The Klondike region in Canada’s Yukon territory, which is famous for its gold mines, was once home to a large variety of animals. They included the long-extinct saber-toothed cats and woolly mammoths, as well as creatures like gray wolves, whose descendants still roam the Arctic territories. Hence, it is not uncommon for miners to stumble upon fossilized remains of the Ice Age inhabitants while unearthing the precious metal. However, the mummified remains of a caribou calf and wolf pup, unveiled in Dawson City, Yukon on September 13, 2018, are among the oldest-known specimens found with perfectly preserved skin, muscle, and hair. The wolf pup is also the only one of its kind discovered to date.
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Found all the way from New England to West Texas and northern Mexico, copperhead snakes, which get their name from their reddish-brown heads, are the most commonly seen snakes in North America. Hence, a sighting of the venomous reptile is not earth-shattering news, unless, of course, you happen to find one with two heads! Believe it or not, that is what a Woodbridge, Virginia homeowner stumbled upon while tending to her flowerbed on September 20, 2018.
Mention the word shark, and the first image that comes to mind is that of a ferocious carnivore circling helpless prey. However, while the bonnethead enjoys meat as much as any other shark, it seems to love its greens as well – so much so that about 50 percent of the shark’s diet is plant-based.
The “Ediacaran biota,” a common name given to a large group of over 200 types of fossils that have been found across the world, have baffled scientists for decades. Over the years, researchers have debated whether the strange-looking organisms were fungi, algae, or just ancient animals that had failed to evolve. Now, some experts believe they have proof that the mysterious creatures were indeed animals, probably one of the first ones on Earth.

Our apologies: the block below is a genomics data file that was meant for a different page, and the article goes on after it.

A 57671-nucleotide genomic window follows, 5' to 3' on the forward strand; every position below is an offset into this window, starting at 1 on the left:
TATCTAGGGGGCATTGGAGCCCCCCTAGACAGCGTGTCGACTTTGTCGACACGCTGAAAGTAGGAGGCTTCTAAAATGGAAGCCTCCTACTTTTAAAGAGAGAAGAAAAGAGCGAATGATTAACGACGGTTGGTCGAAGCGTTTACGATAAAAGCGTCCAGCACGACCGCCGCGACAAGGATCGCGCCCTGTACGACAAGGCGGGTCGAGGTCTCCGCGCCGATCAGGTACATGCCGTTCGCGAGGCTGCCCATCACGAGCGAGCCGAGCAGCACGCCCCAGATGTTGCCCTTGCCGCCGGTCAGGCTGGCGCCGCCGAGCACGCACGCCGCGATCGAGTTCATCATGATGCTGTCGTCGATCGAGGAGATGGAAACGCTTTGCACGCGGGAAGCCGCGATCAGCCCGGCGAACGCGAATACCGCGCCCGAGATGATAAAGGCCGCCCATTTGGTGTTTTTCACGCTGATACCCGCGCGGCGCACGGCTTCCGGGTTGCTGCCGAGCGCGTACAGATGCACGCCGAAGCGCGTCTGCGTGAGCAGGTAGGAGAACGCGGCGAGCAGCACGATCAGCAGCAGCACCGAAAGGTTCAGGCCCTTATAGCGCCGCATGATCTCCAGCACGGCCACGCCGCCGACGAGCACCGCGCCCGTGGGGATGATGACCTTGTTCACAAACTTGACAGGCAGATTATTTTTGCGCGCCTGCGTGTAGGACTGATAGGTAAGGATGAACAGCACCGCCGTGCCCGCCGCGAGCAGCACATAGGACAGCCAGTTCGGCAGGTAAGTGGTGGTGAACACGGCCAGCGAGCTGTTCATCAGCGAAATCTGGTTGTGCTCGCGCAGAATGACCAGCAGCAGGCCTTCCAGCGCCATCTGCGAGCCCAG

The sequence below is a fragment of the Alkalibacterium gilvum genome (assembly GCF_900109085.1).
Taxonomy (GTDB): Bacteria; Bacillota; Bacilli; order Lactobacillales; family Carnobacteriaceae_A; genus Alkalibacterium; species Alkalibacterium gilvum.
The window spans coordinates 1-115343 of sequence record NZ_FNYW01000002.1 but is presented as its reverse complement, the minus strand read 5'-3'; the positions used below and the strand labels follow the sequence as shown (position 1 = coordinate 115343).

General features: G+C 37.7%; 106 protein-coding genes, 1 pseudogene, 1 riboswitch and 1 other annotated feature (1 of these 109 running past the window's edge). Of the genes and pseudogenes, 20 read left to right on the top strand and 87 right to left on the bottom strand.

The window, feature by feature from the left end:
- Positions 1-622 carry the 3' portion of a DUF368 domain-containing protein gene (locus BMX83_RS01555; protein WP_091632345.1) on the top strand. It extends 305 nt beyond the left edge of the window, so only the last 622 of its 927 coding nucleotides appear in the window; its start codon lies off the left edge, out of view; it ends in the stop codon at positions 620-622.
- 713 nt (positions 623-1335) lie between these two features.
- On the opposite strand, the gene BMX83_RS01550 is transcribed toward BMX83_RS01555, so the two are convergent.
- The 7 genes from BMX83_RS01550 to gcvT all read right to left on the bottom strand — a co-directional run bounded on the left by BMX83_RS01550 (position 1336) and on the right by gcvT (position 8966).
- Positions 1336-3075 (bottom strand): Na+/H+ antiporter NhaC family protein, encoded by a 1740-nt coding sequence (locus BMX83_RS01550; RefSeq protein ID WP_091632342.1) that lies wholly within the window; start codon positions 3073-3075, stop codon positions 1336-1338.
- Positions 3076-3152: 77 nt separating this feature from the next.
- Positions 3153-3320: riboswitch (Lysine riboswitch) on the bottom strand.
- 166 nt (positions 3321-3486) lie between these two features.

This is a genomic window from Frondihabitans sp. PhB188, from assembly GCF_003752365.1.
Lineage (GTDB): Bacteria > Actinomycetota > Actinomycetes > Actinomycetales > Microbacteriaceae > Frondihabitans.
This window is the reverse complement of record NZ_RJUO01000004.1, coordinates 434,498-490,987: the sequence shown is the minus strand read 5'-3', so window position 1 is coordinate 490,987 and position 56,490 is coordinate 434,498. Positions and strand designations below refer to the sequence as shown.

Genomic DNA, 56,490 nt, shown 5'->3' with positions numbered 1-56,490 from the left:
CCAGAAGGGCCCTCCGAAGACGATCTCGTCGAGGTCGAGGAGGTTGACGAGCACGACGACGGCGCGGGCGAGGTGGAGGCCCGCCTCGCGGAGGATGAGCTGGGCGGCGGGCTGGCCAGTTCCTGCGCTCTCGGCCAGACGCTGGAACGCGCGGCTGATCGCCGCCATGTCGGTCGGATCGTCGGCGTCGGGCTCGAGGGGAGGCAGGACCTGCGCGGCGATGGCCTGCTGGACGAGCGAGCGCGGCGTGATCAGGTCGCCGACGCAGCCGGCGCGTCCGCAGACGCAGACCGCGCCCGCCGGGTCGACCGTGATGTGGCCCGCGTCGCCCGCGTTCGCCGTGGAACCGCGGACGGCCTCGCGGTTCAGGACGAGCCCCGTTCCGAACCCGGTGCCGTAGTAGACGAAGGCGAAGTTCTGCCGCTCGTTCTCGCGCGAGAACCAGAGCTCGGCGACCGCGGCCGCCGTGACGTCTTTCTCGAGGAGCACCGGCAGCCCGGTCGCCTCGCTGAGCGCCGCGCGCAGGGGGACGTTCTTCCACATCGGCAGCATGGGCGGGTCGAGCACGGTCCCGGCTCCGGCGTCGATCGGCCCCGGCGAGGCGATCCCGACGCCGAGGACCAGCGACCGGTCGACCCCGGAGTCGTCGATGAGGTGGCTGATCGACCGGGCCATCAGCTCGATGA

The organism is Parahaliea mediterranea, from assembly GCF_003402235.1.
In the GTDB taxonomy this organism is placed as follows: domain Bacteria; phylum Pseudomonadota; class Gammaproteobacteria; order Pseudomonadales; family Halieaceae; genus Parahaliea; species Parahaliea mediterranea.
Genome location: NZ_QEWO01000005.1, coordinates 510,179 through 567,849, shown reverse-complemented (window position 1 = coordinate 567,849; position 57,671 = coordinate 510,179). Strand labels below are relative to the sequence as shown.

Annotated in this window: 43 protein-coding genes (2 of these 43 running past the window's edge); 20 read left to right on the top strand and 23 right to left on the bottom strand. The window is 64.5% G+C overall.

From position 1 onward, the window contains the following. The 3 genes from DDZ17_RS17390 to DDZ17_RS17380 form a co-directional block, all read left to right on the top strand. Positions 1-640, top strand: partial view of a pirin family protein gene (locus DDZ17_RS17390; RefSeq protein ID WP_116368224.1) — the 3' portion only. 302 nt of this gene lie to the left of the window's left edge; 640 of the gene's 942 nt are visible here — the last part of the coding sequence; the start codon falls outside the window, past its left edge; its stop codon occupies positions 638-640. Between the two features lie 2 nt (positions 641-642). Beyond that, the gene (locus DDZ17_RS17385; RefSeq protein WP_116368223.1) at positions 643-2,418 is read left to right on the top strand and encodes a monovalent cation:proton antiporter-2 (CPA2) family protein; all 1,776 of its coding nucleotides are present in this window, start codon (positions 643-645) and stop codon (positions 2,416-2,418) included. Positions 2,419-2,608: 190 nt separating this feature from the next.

The Smithsonian’s National Zoo’s charismatic giant panda Bei Bei, who has won over millions of hearts with his playful behavior and bold personality, turned three on August 22, 2018. To celebrate the occasion, the Zoo’s youngest panda bear was treated to a special enrichment painting session, gifted a new toy, and, best of all, given a massive ice cake, complete with the number 3, to feast on all by himself!
Florida residents are no strangers to harmful algal blooms (HABs), or “red tides.” The natural phenomena, which occurs along the state’s Gulf Coast annually, is the result of excessive growth of microalgae Karenia Brevis. The single-celled organisms, which are only visible through a microscope, are dangerous because they release brevetoxin – a nerve toxin, that attacks the nervous systems of animals with often fatal results.
Just a few decades ago, humans were the only species believed to be smart enough to grasp the concept of zero — the idea that nothing can be counted as something. While a select group of animals including dolphins, primates, and a few birds have since been added to the list, experts have always maintained that only “intelligent” species are capable of processing the difficult concept. Now, researchers from Melbourne’s RMIT University in Melbourne and France’s Université de Toulouse, assert that honeybees, which like all insects are considered to be at the low end of the cognitive spectrum, also understand the abstract mathematical notion of nothing.
While whales are known to grieve the loss of their loved ones, the recent story of an orca mom clinging to her dead calf for over two weeks demonstrates unprecedented evidence of the strength of the species’ familial bonds. The heart-wrenching saga began on July 24, 2018, after a female calf born to J35, aka Tahlequah — a member of the endangered Southern Residents Killer Whales (SRKW) pod — died 30 minutes after birth. Instead of letting the carcass sink into the ocean, the grieving mother began carrying the lifeless body by balancing it on her forehead or nudging it along the water surface with her nose.